It should be appreciated that the fixture of the present invention can be configured to test integrated circuit die having wire bond pads arranged in other patterns and be within the scope of the present invention. For example, a fixture similar to fixture 21 could be designed for testing integrated circuit die having two rows of wire bond pads down the middle thereof. The housing of chip package 91 can also be made of other suitable materials which meet the needs of the user and be within the scope of the present invention. For example, a plastic housing can be acceptable if operation of the chip at extreme temperatures is not required. In chip packages with plastic housings, the lead interconnect assembly includes a lead frame molded or encapsulated into the housing, leads or pins for permitting electrical access to the integrated circuit in the package and bond pads for permitting electrical access from the package to the integrated circuit die mounted therein.

A fixture for testing an integrated circuit die in a package having leads can have other configurations and be within the scope of the present invention. For example, another embodiment is illustrated in FIGS. 10 through 12 where a fixture 216 for making temporary electrical connections with an integrated circuit die or chip 217 to permit electrical testing of the integrated circuit of the die is shown. Chip 217 is a conventional flip chip made of silicon and having opposite and generally planar top and bottom surfaces 218 and 221. Top surface 218 has a plurality of interconnect pads or solder bumps 222 arranged in a predetermined pattern along each side thereof which permit making electrical connections with the integrated circuit of chip 217. Solder bumps 222 typically vary in elevational height with respect to top surface 218 from 0.001 to 0.002 inches in a die lot.

Fixture 216 is provided with a cover or electrical bridge apparatus or assembly 226 which overlies chip 217 and includes a substantially rigid support member or lid 227 made of any suitable material such as alloy 42 metal. Lid is generally in the form of a parallelepiped having generally square opposite first or bottom and second or top surfaces 228 and 230, opposite first and second sides 231 and opposite first and second ends 232. Two diagonally disposed bores 233 extend generally perpendicularly through surfaces 228 and 230 in two opposite corners formed by an adjacent side 231 and end 232 and have elongate registration means or pins 236, substantially similar to registration pins 46, press fit or otherwise snugly disposed permanently therein. Registration pins 236 are generally flush with lid top surface 230 and extend from lid bottom surface 228 as illustrated in FIG. 12.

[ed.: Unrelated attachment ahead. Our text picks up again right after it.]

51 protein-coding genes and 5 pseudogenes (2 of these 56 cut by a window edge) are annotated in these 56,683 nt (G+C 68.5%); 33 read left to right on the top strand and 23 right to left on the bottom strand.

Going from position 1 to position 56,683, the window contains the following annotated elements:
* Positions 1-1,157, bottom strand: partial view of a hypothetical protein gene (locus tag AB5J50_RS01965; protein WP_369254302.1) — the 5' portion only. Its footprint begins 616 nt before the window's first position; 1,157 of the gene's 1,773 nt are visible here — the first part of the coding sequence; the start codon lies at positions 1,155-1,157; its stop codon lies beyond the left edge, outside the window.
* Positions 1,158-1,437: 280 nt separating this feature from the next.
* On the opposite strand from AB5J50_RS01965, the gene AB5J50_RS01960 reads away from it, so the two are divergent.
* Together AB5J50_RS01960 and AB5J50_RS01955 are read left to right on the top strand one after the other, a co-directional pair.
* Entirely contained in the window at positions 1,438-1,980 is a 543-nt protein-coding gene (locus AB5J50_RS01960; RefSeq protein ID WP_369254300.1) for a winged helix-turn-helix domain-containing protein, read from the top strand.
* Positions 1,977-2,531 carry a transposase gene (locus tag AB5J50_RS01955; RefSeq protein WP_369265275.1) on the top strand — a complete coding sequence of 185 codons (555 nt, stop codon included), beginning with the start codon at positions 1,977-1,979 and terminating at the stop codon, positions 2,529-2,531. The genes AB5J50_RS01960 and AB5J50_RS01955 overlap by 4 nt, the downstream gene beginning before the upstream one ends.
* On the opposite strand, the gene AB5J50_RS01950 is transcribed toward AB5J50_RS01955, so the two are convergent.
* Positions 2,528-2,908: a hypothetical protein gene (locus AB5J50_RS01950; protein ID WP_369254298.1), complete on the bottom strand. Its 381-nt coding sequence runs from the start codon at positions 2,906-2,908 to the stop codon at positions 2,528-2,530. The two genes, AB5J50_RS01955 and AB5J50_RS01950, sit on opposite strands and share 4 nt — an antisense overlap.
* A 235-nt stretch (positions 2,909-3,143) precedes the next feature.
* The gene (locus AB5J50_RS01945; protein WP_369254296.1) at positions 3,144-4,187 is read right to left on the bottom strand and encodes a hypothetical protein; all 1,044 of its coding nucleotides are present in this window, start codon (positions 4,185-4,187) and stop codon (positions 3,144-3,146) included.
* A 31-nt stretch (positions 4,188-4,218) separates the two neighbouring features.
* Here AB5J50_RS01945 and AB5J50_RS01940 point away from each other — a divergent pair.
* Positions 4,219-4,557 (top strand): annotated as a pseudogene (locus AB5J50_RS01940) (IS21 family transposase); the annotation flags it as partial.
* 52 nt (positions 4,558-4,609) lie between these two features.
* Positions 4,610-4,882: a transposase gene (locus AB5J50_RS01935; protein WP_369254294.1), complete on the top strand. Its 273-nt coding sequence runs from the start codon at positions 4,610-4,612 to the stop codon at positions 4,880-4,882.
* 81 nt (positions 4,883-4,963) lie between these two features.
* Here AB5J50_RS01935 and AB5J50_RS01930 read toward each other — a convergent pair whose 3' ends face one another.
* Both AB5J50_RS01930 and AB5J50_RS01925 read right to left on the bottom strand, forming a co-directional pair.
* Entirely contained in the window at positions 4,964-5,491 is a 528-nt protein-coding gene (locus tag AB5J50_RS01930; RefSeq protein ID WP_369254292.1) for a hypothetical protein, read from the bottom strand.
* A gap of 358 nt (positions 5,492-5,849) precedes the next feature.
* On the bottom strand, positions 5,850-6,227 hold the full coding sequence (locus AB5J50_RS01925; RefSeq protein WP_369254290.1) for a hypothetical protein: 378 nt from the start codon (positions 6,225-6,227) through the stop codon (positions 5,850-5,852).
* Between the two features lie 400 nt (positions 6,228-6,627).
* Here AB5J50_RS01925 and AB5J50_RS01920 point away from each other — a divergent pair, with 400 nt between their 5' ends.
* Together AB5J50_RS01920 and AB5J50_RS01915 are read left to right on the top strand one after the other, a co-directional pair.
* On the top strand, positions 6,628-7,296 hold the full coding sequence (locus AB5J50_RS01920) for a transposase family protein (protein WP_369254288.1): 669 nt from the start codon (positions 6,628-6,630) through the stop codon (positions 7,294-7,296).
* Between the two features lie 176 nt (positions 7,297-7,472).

Elongate contact elements or pins 241 made of solid gold or any other suitable material are carried by lid bottom surface 228 and are adapted to engage solder bumps 222 for making electrical connections to the integrated circuit of chip 217. Pins 241 are generally circular in cross-section, having a butt first or top end 242 and a rounded second or bottom end 243. Means for mounting pins 241 to lid 227 includes a flat plate member 246 carried by lid 227 in juxtaposition therewith and a layer of polymer 247 sandwiched therebetween.

Plate 246 is made of any suitable material having a thermal coefficient of expansion which approximates the thermal coefficient of expansion of chip 217. Ideally, the plate should be made from the same material as chip 217, in this case silicon. Plate 246 is generally in the form of a parallelepiped having generally square opposite first or bottom and second or top surfaces 248 and 250. Adhesive polymer 247 is made of any suitable material such as silicone and serves as a flexible or yieldable material or controlled jelly. The layer of polymer 247 disposed between lid bottom surface 228 and plate top surface 250 serves as means for attaching plate 246 to lid 227.

Plate 246 has a center 253 and is provided with a set of first or inner bores 254 and second or outer bores 256 extending generally perpendicularly through surfaces 248 and 250. Inner bores 254 are closer to plate center 253 than outer bores 256 and are formed in a pattern on bottom surface 248 generally corresponding to the predetermined pattern of solder bumps 222 on chip 217. Contact pins 241 are slidably disposed in inner bores 254 and are longitudinally sized so that top ends. 242 extend a distance above plate top surface 250 while bottom ends 243 extend a substantially equal distance below plate bottom surface 248. A second set of elongate contact elements or pins 257, substantially similar to contact pins 241 and having butt first or top ends 258 and rounded second or bottom ends 261, are disposed in outer bores 256. Contact pins 257 are also longitudinally sized so that top ends 258 extend above plate top surface 250 a distance and bottom ends 261 extend below plate surface 248 a substantially equal distance.